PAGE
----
Moving Beyond the Soda Can and Newspaper and Learning to Recycle Household Products

If you attended middle school in the late 70s, 80s, or 90s, you know the phrase “reduce, reuse, recycle,” which was coined as part of America’s commitment to increase recycling and conservation efforts. Since then, most of us have applied that phrase to junk mail, soda cans, and wine bottles, but few consider it when disposing of household cleaning and maintenance products.

There is a common misperception that bottles that once contained chemicals should not be recycled, yet the opposite is true. Recycling empty household product containers keep chemicals out of the environment and reduce what is sent to our landfills. Aerosol cans, for example, are typically made of high-value aluminum or steel, so once you’ve used the product entirely, those metals can be infinitely recycled into new products.

Want to become a more conscious consumer? Follow these tips on recycling best practices.

Sustainable Consumers Start at the Supermarket

If you’re more conscious about the sustainability of the products you buy, they’re less likely to end up in the trash. Avoid buying food that is excessively packaged. Also, consider buying loose fruits and vegetables instead of pre-packaged ones, and bring your own plastic bags to carry them in.

Get Smart on Recycling

If you’re stumped about how to recycle certain essential items like empty detergent containers or used air fresheners, check out TerraCycle, an innovative recycling company that specializes in recycling hard-to-recycle waste. TerraCycle picks up recyclable containers and products that can’t be left curbside. Signing up is easy at

You Can–and Should–Recycle Plastic Bags

We all know the terrible impact plastic bags have on our environment: they’re the largest component of the estimated 5.25 trillion pieces of plastic debris floating in our oceans today. Because they take so long to break down, they repeatedly contribute to the more than 100,000 marine creatures that die each year after getting tangled in plastic. While they usually can’t be processed by regular recycling plants, most grocery stores have special plastic bag collection points.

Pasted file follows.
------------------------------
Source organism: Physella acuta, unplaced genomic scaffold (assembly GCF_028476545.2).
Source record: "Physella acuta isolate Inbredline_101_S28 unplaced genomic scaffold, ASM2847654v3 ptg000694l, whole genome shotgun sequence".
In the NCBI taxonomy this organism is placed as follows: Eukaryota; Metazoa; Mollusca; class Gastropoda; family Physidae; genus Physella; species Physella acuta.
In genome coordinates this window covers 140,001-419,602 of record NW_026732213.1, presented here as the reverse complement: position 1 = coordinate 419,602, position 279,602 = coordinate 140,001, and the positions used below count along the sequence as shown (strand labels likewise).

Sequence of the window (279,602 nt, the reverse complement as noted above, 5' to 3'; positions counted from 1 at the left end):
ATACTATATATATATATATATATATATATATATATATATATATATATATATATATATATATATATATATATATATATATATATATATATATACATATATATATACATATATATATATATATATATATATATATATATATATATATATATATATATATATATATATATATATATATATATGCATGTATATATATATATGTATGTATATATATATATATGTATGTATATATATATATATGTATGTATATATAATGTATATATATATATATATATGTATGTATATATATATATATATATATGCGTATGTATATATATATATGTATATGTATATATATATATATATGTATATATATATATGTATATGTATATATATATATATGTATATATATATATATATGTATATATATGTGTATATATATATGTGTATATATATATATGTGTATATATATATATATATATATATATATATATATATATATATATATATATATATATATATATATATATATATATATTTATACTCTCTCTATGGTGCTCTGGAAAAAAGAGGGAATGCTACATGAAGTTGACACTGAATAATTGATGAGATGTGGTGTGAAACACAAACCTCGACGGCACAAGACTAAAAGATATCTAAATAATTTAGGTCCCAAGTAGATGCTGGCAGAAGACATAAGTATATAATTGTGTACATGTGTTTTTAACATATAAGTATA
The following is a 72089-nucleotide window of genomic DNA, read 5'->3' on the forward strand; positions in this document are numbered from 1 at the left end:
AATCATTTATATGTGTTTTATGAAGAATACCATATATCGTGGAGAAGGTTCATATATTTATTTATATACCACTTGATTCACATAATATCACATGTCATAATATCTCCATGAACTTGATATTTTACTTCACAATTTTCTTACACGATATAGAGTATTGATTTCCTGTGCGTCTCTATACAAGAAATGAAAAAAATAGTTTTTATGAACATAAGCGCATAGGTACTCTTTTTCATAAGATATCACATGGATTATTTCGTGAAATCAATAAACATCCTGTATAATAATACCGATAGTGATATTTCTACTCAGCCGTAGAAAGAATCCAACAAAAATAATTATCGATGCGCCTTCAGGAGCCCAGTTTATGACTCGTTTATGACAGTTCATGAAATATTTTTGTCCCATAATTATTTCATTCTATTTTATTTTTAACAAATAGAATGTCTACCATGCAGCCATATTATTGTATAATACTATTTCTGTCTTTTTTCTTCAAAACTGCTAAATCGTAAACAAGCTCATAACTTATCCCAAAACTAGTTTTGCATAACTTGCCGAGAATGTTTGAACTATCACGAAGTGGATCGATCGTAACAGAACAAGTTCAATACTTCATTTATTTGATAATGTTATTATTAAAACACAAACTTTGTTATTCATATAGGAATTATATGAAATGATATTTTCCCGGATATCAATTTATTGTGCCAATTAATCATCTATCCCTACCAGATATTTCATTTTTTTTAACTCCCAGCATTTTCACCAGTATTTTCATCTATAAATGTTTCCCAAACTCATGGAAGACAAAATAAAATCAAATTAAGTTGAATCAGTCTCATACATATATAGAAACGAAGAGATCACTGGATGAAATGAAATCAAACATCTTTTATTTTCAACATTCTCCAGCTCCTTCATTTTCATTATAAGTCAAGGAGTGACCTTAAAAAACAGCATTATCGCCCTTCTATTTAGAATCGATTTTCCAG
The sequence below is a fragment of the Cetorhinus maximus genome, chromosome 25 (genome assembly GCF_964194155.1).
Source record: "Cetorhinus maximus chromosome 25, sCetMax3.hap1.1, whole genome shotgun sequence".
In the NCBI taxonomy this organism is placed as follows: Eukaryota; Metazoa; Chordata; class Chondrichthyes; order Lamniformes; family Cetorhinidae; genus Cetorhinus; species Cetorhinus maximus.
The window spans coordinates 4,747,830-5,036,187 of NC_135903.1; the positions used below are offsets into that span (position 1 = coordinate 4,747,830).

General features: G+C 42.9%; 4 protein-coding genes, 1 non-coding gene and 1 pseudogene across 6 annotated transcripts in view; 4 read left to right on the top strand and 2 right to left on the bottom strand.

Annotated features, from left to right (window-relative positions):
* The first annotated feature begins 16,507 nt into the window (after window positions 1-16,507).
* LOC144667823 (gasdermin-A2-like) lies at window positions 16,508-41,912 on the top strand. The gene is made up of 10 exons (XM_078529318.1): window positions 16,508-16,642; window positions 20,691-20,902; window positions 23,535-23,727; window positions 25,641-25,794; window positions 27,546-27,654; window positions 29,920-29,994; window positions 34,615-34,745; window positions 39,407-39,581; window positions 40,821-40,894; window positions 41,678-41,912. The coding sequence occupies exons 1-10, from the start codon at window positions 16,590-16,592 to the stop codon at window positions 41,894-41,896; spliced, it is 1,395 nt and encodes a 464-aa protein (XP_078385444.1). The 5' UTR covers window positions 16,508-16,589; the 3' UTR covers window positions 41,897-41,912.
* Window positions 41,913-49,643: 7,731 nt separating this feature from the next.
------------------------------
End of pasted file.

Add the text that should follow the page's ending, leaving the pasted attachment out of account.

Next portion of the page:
Mind Your Morning Coffee

Don’t forget about your consumption and sustainability while you’re out and about. Most disposable coffee cups are lined with polyethylene, making them non recyclable. It is estimated that every minute, more than 1 million disposable cups are tossed in the trash. Invest in a reusable coffee cup instead or make your coffee at home (and try to avoid single serving coffee makers, which are just as bad for the environment. Try a cold press instead).

Upcycle Used Products

Take after your favorite DIY blogger and find ways to extend the life of used goods. Jam jars can be turned into candle holders, wine corks can be made into coasters, soda cans can be made into herb gardens, and old tights can be used to store onions.

And remember: products are constantly evolving with the emergence of new materials, ingredients, and commitments to sustainability. Stay up-to-date by always reading your product’s label. Also, be sure to look up your local recycling program. The good news is, a recent study conducted for the Sustainable Packaging Coalition estimated that 94 percent of the U.S. population has some type of recycling program available to them. About 30 percent have curbside collection only, 43 percent have both curbside service and drop-off centers, and 21 percent have drop-off programs only. To find out where you can recycle spent household cleaning products, visit

  1. Your Ultimate Guide to Recycling . P&G Everyday . Retrieved from…